The darkness is the most evil; a blood red moon framed by the stars hangs above me.  Hearing strange tongues frightful and shrill, filled with anger, strikes fear into my heart, they go beyond goodness.  Sometimes I weep as the outcries reach my ears, as I do not have a stainless claim to my own life.  I fear for the souls, even the depths of hell may refuse them and they will be lost forever in the darkness.  Don’t they see the light, the glow of wonder and joy?

I question, is there hope with death, will we have memories of the earth and of the lives that remain when we are gone?  The souls that I hear are loud, their tears are blood red, and each is crawling in vile mud.  I lower my eyes, on this path to the end will they have rebirth, if they lived in blaspheming is this terrible wailing their fate.  Have I done enough to feel the light on my face?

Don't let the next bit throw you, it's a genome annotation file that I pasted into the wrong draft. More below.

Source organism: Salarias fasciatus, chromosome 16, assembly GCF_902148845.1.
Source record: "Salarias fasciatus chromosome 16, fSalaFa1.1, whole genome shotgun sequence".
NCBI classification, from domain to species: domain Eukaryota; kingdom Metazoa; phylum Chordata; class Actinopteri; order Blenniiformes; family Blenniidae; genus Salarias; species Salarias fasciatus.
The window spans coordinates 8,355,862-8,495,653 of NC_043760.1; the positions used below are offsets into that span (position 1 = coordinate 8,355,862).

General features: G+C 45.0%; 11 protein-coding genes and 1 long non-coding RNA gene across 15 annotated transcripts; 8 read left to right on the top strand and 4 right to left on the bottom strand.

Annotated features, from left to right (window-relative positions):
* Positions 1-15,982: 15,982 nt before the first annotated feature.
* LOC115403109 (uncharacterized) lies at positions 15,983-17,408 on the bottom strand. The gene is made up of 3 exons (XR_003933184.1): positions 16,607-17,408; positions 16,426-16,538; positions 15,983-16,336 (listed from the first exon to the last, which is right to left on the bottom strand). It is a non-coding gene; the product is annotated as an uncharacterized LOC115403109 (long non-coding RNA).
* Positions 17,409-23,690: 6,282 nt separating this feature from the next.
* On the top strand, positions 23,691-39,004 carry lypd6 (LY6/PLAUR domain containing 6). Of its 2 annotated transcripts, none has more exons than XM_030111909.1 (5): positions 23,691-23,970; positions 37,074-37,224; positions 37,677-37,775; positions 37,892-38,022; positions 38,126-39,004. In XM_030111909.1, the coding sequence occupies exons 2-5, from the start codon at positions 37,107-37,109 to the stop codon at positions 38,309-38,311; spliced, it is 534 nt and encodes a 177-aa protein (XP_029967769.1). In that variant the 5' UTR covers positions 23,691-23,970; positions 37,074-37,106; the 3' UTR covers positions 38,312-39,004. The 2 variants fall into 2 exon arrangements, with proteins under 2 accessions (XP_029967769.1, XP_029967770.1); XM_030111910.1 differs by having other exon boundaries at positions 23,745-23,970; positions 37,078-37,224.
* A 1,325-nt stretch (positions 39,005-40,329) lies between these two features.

A bitter flood of doubt rushed over me as each pass going to their final resting place.  They seem conscious of their nearing doom or happiness.  It is in this darkness that each was given a second chance to feel the love of God upon their faces, many refused. At the entrance of another gate, the ground broke from beneath their feet, and I seem to be sinking with them to a meaningless dreadful shore and I am afraid that I will not wake from this nightmare.  Will I be given a second chance?

©elizabethannjohnsonmurphree

Author’s book at Amazon.com